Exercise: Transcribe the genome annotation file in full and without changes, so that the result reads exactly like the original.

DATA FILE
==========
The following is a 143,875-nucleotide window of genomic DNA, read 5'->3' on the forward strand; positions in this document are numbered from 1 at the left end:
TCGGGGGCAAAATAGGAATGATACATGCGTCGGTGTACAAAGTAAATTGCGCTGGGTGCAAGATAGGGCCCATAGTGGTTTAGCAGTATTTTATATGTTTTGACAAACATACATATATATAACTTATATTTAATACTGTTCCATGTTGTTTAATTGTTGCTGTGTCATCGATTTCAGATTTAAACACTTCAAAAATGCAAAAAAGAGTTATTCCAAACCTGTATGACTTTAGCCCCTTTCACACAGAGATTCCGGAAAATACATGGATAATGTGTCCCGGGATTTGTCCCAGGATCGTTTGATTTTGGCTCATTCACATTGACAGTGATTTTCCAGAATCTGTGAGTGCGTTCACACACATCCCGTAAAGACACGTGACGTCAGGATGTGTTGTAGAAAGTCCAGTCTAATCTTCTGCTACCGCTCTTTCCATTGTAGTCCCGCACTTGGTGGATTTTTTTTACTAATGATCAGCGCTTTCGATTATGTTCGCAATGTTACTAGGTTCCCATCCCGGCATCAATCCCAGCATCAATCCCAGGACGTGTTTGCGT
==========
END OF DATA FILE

The following is a 143,875-nucleotide window of genomic DNA, read 5'->3' on the forward strand; positions in this document are numbered from 1 at the left end:
TCGGGGGCAAAATAGGAATGATACATGCGTCGGTGTACAAAGTAAATTGCGCTGGGTGCAAGATAGGGCCCATAGTGGTTTAGCAGTATTTTATATGTTTTGACAAACATACATATATATAACTTATATTTAATACTGTTCCATGTTGTTTAATTGTTGCTGTGTCATCGATTTCAGATTTAAACACTTCAAAAATGCAAAAAAGAGTTATTCCAAACCTGTATGACTTTAGCCCCTTTCACACAGAGATTCCGGAAAATACATGGATAATGTGTCCCGGGATTTGTCCCAGGATCGTTTGATTTTGGCTCATTCACATTGACAGTGATTTTCCAGAATCTGTGAGTGCGTTCACACACATCCCGTAAAGACACGTGACGTCAGGATGTGTTGTAGAAAGTCCAGTCTAATCTTCTGCTACCGCTCTTTCCATTGTAGTCCCGCACTTGGTGGATTTTTTTTACTAATGATCAGCGCTTTCGATTATGTTCGCAATGTTACTAGGTTCCCATCCCGGCATCAATCCCAGCATCAATCCCAGGACGTGTTTGCGT